In my American Literature course this semester, I worked to weave Joseph Campbell’s vision of the purpose of mythology throughout the pieces we read, to get students to consider the role that literature, in its many mediums, plays in providing the bedrock on which we live our lives and derive meaning. In a world in which religion no longer dominates our culture and for many people no longer lives and breathes, providing the answers for all life’s mysteries and meanings, the stories we listen to, watch, or read often become the essential framework on which we hang our own life narratives. Even when we maintain a religious belief structure, it is often not the dominant feature of our lives, and the stories we enjoy are often much more immediate and relevant.
This is not necessarily a bad thing, but it is a scattering thing, one that further fragments our society as we rarely have the same tastes and experiences any more, but it is also a left-hand pathway of being, in which we are all free to find our own ways to be, our own meanings, and our own band of merry travelers to move along with. One band of travelers I choose to be on this journey with is other special needs families. There is a commonality of experience that often, especially if you segment yourself even further into a particular faction, provides instant bonding and acceptance. It also provides an already established framework to build one’s narrative upon.
In the online autism world, the most obvious division is between the neurodiversity advocates and the curebies (for whom I am subsuming the biomed, anti-vaccine, alternative medicine advocates). This dichotomy provides a wonderful framework for whichever side one chooses. Both cast themselves as the white hats with the other side as the black hats. It’s a heady, winning cocktail: instant conflict and the chance to consider oneself as the white knight fighting against impossible odds in the name of one’s child or one’s self, whichever way it goes. It’s an interest cultural experience to watch play out, to say the least, and an even more interesting one to be a part of, to be both observer and participant. Very rarely do folks cross party lines, and true friendships between folks across the divides, especially on the extreme sides, are rare. Look at the advantages, though: instant membership, rules, support, and an enemy to fight. It’s not at all a surprise, I think, to see these divides occur, especially in a population that already tends towards dichotomous thinking.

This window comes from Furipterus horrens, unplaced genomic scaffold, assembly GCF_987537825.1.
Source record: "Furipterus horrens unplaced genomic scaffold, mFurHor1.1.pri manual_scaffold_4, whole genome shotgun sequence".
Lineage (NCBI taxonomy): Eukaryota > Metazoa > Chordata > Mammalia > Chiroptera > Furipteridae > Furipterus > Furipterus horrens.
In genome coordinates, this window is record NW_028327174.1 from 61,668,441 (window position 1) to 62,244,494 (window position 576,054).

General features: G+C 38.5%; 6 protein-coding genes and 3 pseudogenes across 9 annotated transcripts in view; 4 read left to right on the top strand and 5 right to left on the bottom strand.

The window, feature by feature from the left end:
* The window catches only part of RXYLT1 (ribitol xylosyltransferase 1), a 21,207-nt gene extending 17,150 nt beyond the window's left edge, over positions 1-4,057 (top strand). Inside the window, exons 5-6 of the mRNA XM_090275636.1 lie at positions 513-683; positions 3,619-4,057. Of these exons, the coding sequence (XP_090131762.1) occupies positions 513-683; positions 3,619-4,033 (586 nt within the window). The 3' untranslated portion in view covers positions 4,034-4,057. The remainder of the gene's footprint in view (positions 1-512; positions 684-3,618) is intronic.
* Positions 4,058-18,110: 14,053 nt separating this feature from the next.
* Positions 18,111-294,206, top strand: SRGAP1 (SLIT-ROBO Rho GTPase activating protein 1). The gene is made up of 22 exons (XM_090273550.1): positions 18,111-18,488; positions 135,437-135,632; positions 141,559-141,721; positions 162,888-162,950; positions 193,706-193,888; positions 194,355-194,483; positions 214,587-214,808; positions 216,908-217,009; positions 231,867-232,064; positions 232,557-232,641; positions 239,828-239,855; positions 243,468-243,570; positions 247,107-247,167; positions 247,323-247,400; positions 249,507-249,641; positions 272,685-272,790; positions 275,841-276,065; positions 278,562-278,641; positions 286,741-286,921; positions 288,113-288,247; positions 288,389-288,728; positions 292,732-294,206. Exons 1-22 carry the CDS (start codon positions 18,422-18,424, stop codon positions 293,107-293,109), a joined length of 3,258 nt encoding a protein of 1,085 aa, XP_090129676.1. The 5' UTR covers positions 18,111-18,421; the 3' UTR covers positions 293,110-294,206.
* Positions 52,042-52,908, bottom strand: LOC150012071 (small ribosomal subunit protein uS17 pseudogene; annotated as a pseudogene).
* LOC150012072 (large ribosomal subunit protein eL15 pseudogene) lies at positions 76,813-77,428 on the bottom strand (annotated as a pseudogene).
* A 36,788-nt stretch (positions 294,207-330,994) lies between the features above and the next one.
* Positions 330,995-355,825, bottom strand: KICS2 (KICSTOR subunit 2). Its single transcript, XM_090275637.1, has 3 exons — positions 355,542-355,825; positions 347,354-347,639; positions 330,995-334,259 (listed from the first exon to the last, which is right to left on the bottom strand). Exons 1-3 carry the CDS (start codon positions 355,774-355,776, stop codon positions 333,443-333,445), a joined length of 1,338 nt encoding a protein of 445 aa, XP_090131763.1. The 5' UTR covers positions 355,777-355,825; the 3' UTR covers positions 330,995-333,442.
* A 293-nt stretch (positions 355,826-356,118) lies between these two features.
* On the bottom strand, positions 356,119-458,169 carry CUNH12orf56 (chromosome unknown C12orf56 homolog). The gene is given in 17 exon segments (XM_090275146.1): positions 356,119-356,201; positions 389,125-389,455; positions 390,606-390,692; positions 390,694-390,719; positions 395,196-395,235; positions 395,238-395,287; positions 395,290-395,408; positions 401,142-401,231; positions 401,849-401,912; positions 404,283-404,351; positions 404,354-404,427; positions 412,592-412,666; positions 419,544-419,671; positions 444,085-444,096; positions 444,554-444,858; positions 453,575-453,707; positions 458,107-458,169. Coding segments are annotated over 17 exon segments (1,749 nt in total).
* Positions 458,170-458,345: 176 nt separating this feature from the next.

Not all families online participate in this division, and there is a large (although perhaps less visible) contingent that is focused on supporting others without requiring allegiance and in helping their children and themselves function to their best ability. It’s a lovely community to be a part of, and it encompasses autistic individuals and families both. In this community, when there’s a difference of opinion on causation or treatment, there’s less acrimony because that position isn’t the dominating factor. Folks are focused on different things. They have a different mythology, so to speak.
The tapestry we weave for our lives’ journeys is dependent on the stories we choose to listen to, make ourselves open to. The literature we read, the movies we watch, the music we listen to weave together to provide a foundation upon which to judge our own experiences and the appropriate reactions. Priscilla Gilman in her luminous The Anti-Romantic Child: A Story of Unexpected Joy provides a compelling and emotionally riveting narrative of her journey into the world of being a special needs parent.